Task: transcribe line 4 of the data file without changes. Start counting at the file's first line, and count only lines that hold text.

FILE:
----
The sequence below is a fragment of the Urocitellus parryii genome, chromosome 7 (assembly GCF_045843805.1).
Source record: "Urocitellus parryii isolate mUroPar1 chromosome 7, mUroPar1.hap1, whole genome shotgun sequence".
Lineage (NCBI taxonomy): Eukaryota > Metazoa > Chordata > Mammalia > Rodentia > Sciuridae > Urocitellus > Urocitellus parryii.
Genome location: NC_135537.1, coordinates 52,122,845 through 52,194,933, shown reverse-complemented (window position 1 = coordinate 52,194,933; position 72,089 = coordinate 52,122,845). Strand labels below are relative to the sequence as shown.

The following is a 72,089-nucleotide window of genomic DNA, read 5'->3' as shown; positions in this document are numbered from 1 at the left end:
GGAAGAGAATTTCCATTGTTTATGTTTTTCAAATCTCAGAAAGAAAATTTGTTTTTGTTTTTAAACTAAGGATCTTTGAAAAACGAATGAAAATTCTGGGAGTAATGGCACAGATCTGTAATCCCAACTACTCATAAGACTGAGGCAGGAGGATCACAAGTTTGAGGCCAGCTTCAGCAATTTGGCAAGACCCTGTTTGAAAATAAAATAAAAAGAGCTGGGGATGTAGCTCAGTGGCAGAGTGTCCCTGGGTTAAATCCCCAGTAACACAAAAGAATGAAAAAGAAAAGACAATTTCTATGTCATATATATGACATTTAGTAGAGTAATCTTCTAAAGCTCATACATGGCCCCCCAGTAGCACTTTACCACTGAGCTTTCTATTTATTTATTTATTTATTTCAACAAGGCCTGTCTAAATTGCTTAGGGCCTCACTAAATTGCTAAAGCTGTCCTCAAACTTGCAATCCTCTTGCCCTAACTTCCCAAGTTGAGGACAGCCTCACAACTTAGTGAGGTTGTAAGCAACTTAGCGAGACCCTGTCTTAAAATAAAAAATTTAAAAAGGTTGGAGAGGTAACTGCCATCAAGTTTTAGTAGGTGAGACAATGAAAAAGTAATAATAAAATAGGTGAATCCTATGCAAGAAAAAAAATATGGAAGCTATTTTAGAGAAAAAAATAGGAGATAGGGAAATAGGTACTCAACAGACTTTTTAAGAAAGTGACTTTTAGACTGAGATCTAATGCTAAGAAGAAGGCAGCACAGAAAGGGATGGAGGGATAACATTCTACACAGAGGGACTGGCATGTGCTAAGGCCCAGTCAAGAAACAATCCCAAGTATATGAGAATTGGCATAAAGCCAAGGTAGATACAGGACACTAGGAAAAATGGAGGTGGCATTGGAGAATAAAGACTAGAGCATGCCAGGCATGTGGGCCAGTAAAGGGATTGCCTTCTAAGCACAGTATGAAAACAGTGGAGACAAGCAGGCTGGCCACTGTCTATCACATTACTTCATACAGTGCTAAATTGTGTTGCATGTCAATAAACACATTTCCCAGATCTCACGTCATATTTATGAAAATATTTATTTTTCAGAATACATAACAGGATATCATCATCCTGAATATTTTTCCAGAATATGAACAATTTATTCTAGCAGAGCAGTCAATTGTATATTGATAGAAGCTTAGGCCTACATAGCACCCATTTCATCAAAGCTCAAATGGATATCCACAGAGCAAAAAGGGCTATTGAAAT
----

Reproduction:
Genome location: NC_135537.1, coordinates 52,122,845 through 52,194,933, shown reverse-complemented (window position 1 = coordinate 52,194,933; position 72,089 = coordinate 52,122,845). Strand labels below are relative to the sequence as shown.